|Subject||Re: Design advice|
--- In firstname.lastname@example.org, Helen Borrie <helebor@t...>
> At 11:42 AM 20/08/2005 +0000, you wrote:that
> >I'm developing a commercial application that uses Firebird. At the
> >moment I have all my queries coded in stored procedures.
> This is extremely unnecessary.
> >The process to deploy updates to my app I think is going to be
> >painful, because for example, in order to modify a field I have to
> >delete every stored procedure that reference that field, make the
> >modifications and recreate the stored procedures.
> >I'm thinking of dropping all my stored procedures and use dynamic sql
> >directly from my code instead.
> >I would like to know your opinion about this. What drawbacks can I
> My opinion is that the sooner you replace any selectable SPs that do
> nothing except encapsulate regular SELECT queries in permafrost, the
> better. Keep the ones that provide workarounds for retrieval logic
> SQL doesn't support, or supports badly; ditch the rest.They are
> The same goes for executable SPs that perform plain-vanilla DML.
> a waste of resources and they add dependencies that will drive youcrazy
> with their sheer volume. Use executable procedures to performsequences of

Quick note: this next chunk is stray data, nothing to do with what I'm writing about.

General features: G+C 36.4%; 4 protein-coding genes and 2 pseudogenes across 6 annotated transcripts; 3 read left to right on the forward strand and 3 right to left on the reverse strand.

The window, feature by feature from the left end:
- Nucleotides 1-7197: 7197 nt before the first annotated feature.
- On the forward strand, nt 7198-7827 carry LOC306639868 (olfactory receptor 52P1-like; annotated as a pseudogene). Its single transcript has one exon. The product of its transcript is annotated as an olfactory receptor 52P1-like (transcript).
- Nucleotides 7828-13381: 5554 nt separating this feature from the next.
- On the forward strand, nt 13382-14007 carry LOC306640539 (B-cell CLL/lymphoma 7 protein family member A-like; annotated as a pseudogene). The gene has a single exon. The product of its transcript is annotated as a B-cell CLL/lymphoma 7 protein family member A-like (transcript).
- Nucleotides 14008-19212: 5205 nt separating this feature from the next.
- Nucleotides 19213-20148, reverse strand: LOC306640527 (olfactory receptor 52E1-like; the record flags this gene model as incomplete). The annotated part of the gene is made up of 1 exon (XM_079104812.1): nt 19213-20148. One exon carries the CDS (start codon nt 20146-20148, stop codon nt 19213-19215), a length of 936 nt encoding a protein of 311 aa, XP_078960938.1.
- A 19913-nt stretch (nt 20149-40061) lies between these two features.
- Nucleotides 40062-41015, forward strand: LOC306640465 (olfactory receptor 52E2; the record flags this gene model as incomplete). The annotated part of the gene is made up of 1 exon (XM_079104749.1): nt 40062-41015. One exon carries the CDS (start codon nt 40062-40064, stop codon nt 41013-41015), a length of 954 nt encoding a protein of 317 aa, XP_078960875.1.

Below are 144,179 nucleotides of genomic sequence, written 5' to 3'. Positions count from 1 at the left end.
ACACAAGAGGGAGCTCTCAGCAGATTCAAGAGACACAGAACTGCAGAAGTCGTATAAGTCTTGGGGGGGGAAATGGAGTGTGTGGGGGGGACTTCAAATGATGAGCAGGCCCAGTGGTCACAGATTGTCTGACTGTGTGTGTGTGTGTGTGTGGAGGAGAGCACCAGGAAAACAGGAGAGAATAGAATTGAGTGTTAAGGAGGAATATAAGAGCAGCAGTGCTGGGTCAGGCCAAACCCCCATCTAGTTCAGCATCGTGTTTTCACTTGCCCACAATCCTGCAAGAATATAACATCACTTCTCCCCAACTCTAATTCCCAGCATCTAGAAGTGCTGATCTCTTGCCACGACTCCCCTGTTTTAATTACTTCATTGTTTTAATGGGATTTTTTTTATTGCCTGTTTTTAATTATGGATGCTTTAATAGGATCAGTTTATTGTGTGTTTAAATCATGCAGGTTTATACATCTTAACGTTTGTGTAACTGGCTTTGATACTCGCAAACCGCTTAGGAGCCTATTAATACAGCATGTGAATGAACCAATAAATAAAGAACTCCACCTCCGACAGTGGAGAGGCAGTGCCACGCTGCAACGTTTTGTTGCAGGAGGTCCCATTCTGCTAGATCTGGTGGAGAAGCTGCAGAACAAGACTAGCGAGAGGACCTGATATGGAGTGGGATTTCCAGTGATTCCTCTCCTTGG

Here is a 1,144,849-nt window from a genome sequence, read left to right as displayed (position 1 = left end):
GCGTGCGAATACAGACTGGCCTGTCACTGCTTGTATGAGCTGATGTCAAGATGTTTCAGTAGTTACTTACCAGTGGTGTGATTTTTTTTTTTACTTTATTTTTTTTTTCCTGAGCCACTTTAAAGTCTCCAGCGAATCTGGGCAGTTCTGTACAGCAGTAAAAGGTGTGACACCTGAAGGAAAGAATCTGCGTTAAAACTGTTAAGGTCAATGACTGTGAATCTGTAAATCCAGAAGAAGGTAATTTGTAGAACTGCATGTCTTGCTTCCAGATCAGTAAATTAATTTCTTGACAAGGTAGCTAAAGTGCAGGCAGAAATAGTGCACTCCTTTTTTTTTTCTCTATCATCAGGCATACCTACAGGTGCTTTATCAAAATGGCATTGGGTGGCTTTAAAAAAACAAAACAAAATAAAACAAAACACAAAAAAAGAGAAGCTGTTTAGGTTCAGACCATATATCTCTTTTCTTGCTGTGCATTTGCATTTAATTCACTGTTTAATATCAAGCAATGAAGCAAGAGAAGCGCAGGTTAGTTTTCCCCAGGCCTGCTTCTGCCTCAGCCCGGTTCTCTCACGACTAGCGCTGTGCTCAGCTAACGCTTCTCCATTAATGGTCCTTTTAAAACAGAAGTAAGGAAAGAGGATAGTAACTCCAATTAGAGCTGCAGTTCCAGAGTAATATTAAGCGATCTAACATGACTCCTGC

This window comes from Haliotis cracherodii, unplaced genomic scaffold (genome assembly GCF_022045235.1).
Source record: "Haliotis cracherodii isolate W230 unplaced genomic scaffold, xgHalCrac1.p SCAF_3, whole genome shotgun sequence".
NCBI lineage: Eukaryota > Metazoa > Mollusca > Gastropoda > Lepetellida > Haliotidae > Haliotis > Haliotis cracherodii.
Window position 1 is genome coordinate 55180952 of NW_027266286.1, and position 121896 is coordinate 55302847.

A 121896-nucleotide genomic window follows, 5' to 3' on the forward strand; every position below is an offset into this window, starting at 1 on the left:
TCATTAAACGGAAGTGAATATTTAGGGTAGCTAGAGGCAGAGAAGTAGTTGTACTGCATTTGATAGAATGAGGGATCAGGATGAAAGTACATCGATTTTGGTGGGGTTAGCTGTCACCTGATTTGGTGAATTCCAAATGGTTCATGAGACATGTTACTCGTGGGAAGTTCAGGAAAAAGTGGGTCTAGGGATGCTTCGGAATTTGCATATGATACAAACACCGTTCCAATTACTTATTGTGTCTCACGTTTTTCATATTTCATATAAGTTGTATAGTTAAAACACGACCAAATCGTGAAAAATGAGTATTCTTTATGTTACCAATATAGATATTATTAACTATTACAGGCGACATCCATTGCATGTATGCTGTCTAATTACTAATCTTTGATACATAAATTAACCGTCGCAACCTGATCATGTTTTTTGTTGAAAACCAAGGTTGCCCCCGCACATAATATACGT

> operations that can be kicked off with one set of parameters(replaceable
> or not) from the client.desktop
> The biggest drawback with dynamic queries is the developer.
> To be more specific, you get a lot of developers who have only used
> databases before and try to make Firebird work like Access or, worse, astatements,
> spreadsheet application. They don't understand parameterised
> they don't understand transaction isolation or atomic tasking ordelegation
> of data-intensive work to the server. And, no kidding, sometimesthey don't
> even understand SQL and have been observed to argue that they don'twant to
> be put into the position of having to learn it.Thank you very much for your advice. I really apreciate it.
> Use parameters for your dynamic SQL as much as you can. That means
> everything except user-specified queries that are completely ad hoc by
> design. Most user inquiries are not ad hoc. They want the same query,
> over and over, with different values in the search (WHERE)
> criteria. "Prepare once, execute often."
> Well, you did ask for opinions... :-)